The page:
Sunday, June 22, 2008

Using Assumptions To Create Page-Turning Plots

In an early blog, I talked about plotting with premise twists. A premise is really an assumption. When you do many things in your life, they are based on assumptions. You assume when you go into a movie theater, they’ll have a candy and drink counter. You assume when you get into your car and turn the key it will start. You assume while waiting at a red light that eventually it will become green. When these things don’t happen or aren’t as you anticipate, it is a surprise.

Assumptions are something readers make when they learn the premise of a story. The story opens with a child running toward a woman who’s stepped into the room from outside. The assumption is perhaps:
1. This is her child.
2. The child heard her coming.
3. Someone in the house has been caring for the child while she's been gone.
4. The child is happy to see her.

But none of these assumptions might be so:
1. The child might not be hers. She might be raising the child as her own and it was kidnapped.
2. The child might be blind and felt the thud of her footsteps or smelled her perfume.
3. The child might be alone with no one in the house.
4. The child might be frightened being alone or someone else might have been in the house.

Think of the surprise to a reader when the assumptions they make are shattered. This is the kind of premise we are thrilled to find as we plot our ideas preparing to begin a novel. Sometimes these ideas might strike us once the story has already begun.

Strategies have been made to create assumptions for our novels, and I found an interesting blog called John’s Ideas which provides some creative techniques for writing that talks about this concept. It’s the same one I discussed early in other Plotting chapters.

This technique is described in this manner: You want to find some assumptions about an old chair found in a shed. John’s method suggests you make a list of possible assumptions you might want to make with directives: person, time, location, usage. Then you take the first directive “person” and you begin to ask yourself questions about a person in relationship to the chair. Don’t stop with my suggestions. Continue on with creative questions.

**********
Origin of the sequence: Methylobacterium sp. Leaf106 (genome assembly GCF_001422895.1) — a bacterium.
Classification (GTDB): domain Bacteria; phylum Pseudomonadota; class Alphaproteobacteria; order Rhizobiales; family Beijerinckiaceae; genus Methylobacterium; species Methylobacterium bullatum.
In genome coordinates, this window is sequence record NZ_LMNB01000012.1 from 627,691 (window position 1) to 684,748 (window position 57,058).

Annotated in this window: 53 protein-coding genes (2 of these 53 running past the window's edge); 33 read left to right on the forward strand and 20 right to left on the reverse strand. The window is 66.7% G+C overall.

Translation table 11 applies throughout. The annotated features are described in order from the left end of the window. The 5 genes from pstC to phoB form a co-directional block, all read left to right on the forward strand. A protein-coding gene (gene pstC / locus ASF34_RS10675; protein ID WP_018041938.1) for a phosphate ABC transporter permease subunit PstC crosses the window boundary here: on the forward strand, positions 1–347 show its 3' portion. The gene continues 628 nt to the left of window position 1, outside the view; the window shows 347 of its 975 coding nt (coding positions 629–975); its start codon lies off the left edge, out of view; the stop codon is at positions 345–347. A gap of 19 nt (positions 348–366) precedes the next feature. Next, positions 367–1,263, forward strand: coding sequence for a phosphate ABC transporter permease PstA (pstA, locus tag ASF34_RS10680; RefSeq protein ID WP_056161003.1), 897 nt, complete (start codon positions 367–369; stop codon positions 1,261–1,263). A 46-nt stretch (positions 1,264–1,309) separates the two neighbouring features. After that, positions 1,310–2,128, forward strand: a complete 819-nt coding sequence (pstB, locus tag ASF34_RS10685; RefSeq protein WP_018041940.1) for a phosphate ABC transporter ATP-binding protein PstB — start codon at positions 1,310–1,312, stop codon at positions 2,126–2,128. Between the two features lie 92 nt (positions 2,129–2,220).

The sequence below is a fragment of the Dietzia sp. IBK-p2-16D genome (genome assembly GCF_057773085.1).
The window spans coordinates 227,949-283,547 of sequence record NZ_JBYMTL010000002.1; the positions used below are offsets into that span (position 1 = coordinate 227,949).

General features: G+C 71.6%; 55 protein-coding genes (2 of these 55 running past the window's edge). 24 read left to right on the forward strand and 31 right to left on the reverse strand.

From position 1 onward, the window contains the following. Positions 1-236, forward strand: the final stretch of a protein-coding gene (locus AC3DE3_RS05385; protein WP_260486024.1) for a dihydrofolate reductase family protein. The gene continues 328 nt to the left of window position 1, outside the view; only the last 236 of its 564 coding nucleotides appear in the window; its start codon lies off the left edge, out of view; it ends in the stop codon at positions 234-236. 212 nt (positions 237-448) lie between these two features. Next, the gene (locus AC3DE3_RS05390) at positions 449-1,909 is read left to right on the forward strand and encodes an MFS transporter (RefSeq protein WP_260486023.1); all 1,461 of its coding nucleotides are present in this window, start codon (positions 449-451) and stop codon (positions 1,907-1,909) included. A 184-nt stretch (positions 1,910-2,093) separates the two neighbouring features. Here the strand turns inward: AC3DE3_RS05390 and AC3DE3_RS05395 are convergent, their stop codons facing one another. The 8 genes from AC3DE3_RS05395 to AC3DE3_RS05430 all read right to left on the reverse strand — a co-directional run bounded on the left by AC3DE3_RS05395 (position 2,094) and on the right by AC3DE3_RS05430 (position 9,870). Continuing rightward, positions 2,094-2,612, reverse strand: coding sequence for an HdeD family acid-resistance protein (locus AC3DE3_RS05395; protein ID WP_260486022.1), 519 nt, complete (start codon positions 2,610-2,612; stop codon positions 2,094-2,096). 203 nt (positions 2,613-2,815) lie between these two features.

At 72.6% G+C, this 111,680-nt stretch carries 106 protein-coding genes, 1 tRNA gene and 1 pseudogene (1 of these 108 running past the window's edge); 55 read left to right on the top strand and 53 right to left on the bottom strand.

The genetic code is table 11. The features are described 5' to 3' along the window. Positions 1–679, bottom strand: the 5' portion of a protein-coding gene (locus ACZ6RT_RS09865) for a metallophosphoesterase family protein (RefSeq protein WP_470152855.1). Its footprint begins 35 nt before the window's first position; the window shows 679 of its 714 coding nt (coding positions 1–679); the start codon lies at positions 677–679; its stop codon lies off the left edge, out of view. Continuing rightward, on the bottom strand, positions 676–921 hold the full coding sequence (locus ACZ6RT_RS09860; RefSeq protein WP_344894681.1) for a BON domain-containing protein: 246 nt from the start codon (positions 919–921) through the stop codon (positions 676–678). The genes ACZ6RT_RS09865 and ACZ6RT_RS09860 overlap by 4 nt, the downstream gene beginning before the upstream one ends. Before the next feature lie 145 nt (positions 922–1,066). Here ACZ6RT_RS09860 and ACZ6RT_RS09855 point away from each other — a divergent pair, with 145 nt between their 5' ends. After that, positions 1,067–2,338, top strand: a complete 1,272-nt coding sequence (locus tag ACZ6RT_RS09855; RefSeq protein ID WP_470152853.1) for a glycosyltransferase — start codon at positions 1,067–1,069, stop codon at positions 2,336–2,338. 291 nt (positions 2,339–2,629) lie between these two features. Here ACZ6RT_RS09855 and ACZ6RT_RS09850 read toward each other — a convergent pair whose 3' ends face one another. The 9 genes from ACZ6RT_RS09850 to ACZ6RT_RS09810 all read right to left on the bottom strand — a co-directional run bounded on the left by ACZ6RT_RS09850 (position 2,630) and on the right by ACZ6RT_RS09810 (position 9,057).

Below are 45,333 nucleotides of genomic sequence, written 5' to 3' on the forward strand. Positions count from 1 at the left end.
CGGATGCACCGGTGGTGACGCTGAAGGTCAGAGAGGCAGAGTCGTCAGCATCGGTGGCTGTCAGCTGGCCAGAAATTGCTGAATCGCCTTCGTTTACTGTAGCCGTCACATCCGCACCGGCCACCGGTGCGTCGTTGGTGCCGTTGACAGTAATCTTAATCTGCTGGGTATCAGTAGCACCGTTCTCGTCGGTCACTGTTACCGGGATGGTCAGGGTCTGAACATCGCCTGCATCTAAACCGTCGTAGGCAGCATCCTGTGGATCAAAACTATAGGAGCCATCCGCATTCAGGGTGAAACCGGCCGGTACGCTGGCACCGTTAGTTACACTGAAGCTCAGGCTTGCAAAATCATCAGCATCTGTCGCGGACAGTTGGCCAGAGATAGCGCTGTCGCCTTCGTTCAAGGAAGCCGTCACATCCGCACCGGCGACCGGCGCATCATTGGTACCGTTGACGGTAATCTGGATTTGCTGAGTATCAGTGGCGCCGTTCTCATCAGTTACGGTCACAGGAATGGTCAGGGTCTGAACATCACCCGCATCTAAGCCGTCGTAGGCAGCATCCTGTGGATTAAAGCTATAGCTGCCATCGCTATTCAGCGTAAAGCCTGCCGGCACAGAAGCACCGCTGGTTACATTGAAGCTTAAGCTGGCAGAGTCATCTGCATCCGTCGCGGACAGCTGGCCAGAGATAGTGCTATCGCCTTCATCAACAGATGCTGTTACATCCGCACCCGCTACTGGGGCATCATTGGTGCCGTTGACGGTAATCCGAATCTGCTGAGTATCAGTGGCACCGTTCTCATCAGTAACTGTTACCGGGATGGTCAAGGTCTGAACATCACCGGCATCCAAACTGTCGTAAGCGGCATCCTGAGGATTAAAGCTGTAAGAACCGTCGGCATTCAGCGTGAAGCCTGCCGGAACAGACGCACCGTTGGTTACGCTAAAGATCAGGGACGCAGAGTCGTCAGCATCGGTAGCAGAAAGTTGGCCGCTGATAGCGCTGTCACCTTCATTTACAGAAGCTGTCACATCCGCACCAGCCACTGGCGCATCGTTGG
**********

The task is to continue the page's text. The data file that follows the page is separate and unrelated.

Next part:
Assumption about Person:
Someone has sat in this chair
Someone owned this chair
Someone built this chair
Someone felt a connection to this chair

Assumptions about Time:
This chair was built in the 20th century.
This chair was part of someone’s life.
If it had eyes, this chair would seen history pass it by.
Someone sat in this chair during an emotional period of life.

Assumptions about Location:
This chair sat in a kitchen.
This chair had been in a bedroom.
This chair sat in front of a computer.
This chair was in an office building.
This chair was in someone’s house.

Assumptions about Usage:
This chair was useful for eating meals.
This chair had things piled on it.
This chair was used as a valet to hold clothing draped over the back.
This chair tripped someone.

Then you can begin to ask questions about the chair as you found it:

Why is the chair in the shed?
As one of four, two chairs were broken.
Someone died in this chair.
The chair become out of fashion.
Someone didn’t have the heart to throw this chair away.

As you can see, asking questions about this chair can trigger some very creative ways you can use this chair in your story or even create a new subplot that affects a character’s journey. You can build an entire story around this chair if you use your imagination. Perhaps it's magical and it can take you on a journey. Who knows? Only you. . . so use assumption brainstorm in a creative way.

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